A team time trial, one of the hardest disciplines of cycling. The riders, going by team, have to make the fastest time for their team (fifth to arrive counts). Where it was expected that O'Grady would lose some time here on the major contestants for the general classification, his Crédit Agricole team surprised everyone by actually winning the stage. The ONCE team, considered the great favorites, placed second. Loser of the day was Jan Ullrich, who lost 30 seconds on Lance Armstrong (US Postal) and 1 minute on Joseba Beloki (ONCE). In the results the major GC contenders of each team are given between brackets. In the general classification, Crédit Agricole now takes places 1 to 3, while the rest of the top-10 are all ONCE riders except for Moreau.

Stage 5 result[1]
Rank Team Time
1 Crédit Agricole 1h 21' 32"
2 ONCE–Eroski + 31"
3 Festina + 54"
4 U.S. Postal Service + 1' 26"
5 Kelme–Costa Blanca + 1' 38"
6 Rabobank + 1' 47"
7 Team Telekom + 1' 50"
8 Cofidis + 2' 55"
9 BigMat–Auber 93 + 2' 56"
10 Mapei–Quick-Step + 2' 58"
General classification after stage 5[6]
Rank Rider Team Time
1   Stuart O'Grady (AUS)   Crédit Agricole 20h 54' 21"
2   Jens Voigt (GER) Crédit Agricole + 26"
3   Bobby Julich (USA) Crédit Agricole + 27"
4   Igor González de Galdeano (ESP) ONCE–Eroski + 57"
5   Joseba Beloki (ESP) ONCE–Eroski + 1' 07"
6   Carlos Sastre (ESP) ONCE–Eroski + 1' 08"
7   Jörg Jaksche (GER) ONCE–Eroski + 1' 12"
8   Christophe Moreau (FRA) Festina + 1' 17"
9   Iván Gutiérrez (ESP) ONCE–Eroski + 1' 20"
10   Marcos-Antonio Serrano (ESP) ONCE–Eroski + 1' 23"
Points classification after Stage 5[6]
Rank Rider Team Points
1   Erik Zabel (GER)   Team Telekom 75
2   Stuart O'Grady (AUS)   Crédit Agricole 69
3   Robert Hunter (RSA) Lampre–Daikin 49
Mountains classification after Stage 5[6]
Rank Rider Team Points
1   Patrice Halgand (FRA)   Jean Delatour 28
2   Benoît Salmon (FRA) AG2R Prévoyance 26
3   Nicolas Jalabert (FRA) CSC–Tiscali 10

Stage 6Edit

13 July 2001 — Commercy to Strasbourg, 211.5 km (131.4 mi)[1]

Little happened in this stage. A group of 5 riders (Axel Merckx, Michele Bartoli, Laurent Brochard, Rik Verbrugghe and Fred Bessy) got ahead with a maximum lead of 3 minutes, but was caught back by the joint work of Crédit Agricole and the sprint teams. The sprint was won by Estonian Jaan Kirsipuu. Belgian sprinter Tom Steels originally placed fourth, but because of 'irregular riding' during the sprint was declassified to the last place of the peloton.

Stage 6 result[1]
Rank Rider Team Time
1   Jaan Kirsipuu (EST) AG2R Prévoyance 4h 50' 39"
2   Damien Nazon (FRA) Bonjour s.t.
3   Ján Svorada (CZE) Lampre–Daikin s.t.
4   Erik Zabel (GER)   Team Telekom s.t.
5   Stuart O'Grady (AUS)   Crédit Agricole s.t.
6   Jimmy Casper (FRA) Française des Jeux s.t.
7   Nico Mattan (BEL) Cofidis s.t.
8   Christophe Capelle (FRA) BigMat–Auber 93 s.t.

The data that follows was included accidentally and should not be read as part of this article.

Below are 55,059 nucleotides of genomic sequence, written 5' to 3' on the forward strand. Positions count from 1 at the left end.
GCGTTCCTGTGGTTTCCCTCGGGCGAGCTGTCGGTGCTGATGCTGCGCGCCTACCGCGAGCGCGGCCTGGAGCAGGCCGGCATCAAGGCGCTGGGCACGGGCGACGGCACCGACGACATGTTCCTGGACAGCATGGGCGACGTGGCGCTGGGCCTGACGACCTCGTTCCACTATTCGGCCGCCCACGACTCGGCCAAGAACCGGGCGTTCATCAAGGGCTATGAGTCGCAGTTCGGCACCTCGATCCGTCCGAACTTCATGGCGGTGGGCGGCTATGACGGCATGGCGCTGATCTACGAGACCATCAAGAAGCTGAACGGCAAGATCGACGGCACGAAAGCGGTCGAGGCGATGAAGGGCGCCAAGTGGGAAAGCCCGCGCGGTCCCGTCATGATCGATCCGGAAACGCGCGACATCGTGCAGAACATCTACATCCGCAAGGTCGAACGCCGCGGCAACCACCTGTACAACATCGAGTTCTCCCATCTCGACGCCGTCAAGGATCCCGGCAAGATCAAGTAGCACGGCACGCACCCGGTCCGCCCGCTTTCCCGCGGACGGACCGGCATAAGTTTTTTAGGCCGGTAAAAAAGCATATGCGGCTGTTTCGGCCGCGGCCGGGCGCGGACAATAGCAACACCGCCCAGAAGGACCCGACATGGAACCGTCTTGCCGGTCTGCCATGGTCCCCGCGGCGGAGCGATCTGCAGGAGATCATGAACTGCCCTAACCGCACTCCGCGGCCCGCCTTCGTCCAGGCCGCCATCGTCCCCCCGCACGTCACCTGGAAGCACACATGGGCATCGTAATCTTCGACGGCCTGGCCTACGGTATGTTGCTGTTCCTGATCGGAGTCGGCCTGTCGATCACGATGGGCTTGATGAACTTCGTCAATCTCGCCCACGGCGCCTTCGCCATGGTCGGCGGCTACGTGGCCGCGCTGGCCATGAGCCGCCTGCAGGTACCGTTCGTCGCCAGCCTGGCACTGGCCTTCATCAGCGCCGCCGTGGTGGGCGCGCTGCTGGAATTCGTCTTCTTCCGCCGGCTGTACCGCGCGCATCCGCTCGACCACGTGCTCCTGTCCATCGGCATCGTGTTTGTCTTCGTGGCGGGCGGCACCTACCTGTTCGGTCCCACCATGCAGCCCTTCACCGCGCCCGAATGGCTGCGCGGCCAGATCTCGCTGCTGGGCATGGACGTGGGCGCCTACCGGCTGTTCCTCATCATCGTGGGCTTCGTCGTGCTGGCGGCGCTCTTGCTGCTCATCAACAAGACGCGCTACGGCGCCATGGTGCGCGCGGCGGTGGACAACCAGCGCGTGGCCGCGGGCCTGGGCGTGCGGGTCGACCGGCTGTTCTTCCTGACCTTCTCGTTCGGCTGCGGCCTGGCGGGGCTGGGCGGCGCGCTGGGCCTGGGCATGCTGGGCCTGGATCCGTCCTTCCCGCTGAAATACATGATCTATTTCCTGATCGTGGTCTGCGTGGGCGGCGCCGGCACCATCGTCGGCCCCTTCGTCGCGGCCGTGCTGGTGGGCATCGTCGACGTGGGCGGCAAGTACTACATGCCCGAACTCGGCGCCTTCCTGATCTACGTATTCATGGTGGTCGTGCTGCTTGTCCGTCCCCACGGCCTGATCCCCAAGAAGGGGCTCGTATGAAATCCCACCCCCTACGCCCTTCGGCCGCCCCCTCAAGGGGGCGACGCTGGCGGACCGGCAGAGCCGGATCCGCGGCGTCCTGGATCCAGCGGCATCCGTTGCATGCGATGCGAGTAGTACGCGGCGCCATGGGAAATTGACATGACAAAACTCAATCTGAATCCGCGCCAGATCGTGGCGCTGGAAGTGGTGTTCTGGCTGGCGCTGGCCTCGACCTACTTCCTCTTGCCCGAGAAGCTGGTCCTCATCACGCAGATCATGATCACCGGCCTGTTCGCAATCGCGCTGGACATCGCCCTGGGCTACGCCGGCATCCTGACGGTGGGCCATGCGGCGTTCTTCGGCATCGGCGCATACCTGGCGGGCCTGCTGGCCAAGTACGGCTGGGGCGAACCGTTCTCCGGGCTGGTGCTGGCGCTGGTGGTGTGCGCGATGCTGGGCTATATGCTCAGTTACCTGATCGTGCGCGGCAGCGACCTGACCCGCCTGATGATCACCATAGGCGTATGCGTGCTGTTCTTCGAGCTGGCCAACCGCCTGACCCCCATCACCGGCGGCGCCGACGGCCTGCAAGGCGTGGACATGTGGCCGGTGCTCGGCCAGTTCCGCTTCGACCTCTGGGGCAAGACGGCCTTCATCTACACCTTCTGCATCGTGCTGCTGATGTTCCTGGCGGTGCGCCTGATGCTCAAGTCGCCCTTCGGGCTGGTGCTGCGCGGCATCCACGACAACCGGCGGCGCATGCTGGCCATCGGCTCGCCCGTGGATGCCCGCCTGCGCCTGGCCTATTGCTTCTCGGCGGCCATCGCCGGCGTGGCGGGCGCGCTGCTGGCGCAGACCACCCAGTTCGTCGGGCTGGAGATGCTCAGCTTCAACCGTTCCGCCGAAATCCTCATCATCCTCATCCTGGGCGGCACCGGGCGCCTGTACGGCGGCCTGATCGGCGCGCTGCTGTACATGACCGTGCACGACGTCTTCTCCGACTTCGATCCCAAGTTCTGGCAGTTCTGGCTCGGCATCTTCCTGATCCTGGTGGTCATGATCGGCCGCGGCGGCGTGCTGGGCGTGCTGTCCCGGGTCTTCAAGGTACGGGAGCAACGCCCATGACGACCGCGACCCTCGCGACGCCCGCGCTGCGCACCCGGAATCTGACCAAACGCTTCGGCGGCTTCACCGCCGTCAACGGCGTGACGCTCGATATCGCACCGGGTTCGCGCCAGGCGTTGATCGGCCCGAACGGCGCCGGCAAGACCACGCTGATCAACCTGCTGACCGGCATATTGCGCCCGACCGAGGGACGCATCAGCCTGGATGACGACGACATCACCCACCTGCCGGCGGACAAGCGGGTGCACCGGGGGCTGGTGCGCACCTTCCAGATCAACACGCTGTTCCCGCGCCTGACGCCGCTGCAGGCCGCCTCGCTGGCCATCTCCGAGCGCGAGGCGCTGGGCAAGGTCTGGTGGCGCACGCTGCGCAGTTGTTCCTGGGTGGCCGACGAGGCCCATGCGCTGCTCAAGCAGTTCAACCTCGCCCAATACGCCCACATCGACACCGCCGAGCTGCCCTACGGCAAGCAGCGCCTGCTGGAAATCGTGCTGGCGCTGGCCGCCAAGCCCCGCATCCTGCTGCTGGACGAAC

9   Alexei Sivakov (RUS) BigMat–Auber 93 s.t.
10   Romāns Vainšteins (LAT) Domo–Farm Frites–Latexco s.t.
General classification after stage 6[7]
Rank Rider Team Time
1   Stuart O'Grady (AUS)   Crédit Agricole 25h 45' 00"
2   Jens Voigt (GER) Crédit Agricole + 26"
3   Bobby Julich (USA) Crédit Agricole + 27"
4   Igor González de Galdeano (ESP) ONCE–Eroski + 57"
5   Joseba Beloki (ESP) ONCE–Eroski + 1' 07"
6   Carlos Sastre (ESP) ONCE–Eroski + 1' 08"
7   Jörg Jaksche (GER) ONCE–Eroski + 1' 12"
8   Christophe Moreau (FRA) Festina + 1' 17"
9   Iván Gutiérrez (ESP) ONCE–Eroski + 1' 20"
10   Marcos-Antonio Serrano (ESP) ONCE–Eroski + 1' 23"
Points classification after Stage 6[7]
Rank Rider Team Points
1   Erik Zabel (GER)   Team Telekom 93
2   Stuart O'Grady (AUS)   Crédit Agricole 85
3   Jaan Kirsipuu (EST) AG2R Prévoyance 72
Mountains classification after Stage 6[7]
Rank Rider Team Points
1   Patrice Halgand (FRA)   Jean Delatour 37
2   Laurent Brochard (FRA) Jean Delatour 32
3   Benoît Salmon (FRA) AG2R Prévoyance 29

Stage 7Edit

14 July 2001 — Strasbourg to Colmar, 162.5 km (101.0 mi)[1]

Although the Alps were not yet there, this was quite a mountainous ride through the Vosges. A breakaway group of five stayed ahead (the unlucky Basso crashing), containing German Jens Voigt, who thus took over the yellow jersey from his teammate O'Grady. Laurent Jalabert took his second stage win in this still young Tour de France - on the French national holiday, moreover.

Stage 7 result[1]
Rank Rider Team Time
1   Laurent Jalabert (FRA) CSC–Tiscali 4h 06' 04"
2   Jens Voigt (GER)   Crédit Agricole + 11"
3   Laurent Roux (FRA) Jean Delatour s.t.
4   Íñigo Cuesta (ESP) Cofidis + 13"
5   Ivan Basso (ITA) Fassa Bortolo + 1' 36"
6   David Etxebarria (ESP) Française des Jeux + 4' 28"
7   Alexander Vinokourov (KAZ) Team Telekom s.t.
8   Laurent Brochard (FRA) Jean Delatour s.t.
9   Matteo Tosatto (ITA) Fassa Bortolo s.t.
10   Franck Bouyer (FRA) Bonjour s.t.
General classification after stage 7[8]
Rank Rider Team Time
1   Jens Voigt (GER)   Crédit Agricole 29h 51' 29"
2   Laurent Jalabert (FRA) CSC–Tiscali + 2' 34"
3   Stuart O'Grady (AUS) Crédit Agricole + 4' 03"
4   Bobby Julich (USA) Crédit Agricole + 4' 26"
5   Igor González de Galdeano (ESP) ONCE–Eroski + 5' 00"
6   Joseba Beloki (ESP) ONCE–Eroski + 5' 10"
7   Carlos Sastre (ESP) ONCE–Eroski + 5' 11"
8   Jörg Jaksche (GER) ONCE–Eroski + 5' 15"
9   Christophe Moreau (FRA) Festina + 5' 20"
10   Iván Gutiérrez (ESP) ONCE–Eroski + 5' 23"
Points classification after Stage 7[8]
Rank Rider Team Points